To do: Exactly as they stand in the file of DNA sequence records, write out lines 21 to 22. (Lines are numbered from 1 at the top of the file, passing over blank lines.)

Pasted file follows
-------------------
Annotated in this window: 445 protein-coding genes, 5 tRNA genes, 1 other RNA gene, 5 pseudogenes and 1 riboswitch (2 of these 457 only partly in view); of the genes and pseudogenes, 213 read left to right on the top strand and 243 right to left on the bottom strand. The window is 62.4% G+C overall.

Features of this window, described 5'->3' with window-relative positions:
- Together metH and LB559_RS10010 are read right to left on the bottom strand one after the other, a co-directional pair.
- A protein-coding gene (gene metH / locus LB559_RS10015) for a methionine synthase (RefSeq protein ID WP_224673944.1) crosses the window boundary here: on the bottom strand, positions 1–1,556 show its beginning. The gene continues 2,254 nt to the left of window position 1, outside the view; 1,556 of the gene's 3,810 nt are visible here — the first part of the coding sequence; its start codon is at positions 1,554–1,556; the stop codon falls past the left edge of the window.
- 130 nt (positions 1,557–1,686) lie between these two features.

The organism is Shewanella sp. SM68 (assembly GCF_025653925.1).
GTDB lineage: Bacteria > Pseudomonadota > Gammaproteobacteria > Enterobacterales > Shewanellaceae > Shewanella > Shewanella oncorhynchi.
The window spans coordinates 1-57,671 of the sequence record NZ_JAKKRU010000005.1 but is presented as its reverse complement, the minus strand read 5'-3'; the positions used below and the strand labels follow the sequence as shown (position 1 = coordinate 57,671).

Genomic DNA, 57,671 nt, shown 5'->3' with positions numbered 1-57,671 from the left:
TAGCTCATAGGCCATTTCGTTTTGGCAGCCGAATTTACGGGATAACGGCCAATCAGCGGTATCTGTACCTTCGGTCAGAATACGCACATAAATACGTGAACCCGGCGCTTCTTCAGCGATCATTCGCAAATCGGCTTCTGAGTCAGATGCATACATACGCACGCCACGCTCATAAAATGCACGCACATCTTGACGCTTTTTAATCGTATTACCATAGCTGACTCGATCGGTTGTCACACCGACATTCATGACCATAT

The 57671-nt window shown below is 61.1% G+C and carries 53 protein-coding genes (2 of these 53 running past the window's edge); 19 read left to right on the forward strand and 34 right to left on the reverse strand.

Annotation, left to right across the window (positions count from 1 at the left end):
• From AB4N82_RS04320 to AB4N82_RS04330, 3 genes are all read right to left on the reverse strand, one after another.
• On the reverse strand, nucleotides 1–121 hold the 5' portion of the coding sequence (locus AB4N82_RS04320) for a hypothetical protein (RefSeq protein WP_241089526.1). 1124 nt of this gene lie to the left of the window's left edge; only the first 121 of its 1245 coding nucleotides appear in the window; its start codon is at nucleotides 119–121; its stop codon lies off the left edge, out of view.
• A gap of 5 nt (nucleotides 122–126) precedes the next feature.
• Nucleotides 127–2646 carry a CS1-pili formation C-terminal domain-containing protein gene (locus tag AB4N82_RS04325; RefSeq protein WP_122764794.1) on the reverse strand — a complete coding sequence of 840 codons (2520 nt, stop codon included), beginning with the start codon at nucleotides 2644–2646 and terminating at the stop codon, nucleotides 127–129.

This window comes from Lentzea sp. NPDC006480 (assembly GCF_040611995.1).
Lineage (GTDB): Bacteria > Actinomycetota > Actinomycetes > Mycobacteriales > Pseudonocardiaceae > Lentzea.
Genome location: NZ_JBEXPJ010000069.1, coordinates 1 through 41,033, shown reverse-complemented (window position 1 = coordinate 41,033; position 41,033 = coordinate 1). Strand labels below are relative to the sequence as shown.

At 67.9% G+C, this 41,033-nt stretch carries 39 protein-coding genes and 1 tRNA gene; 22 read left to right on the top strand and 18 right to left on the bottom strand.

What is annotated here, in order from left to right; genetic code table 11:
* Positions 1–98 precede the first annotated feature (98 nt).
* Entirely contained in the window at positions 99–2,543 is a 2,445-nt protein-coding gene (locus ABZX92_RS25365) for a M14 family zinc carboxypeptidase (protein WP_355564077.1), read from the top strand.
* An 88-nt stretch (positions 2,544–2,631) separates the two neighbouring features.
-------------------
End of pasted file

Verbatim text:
What is annotated here, in order from left to right; genetic code table 11:
* Positions 1–98 precede the first annotated feature (98 nt).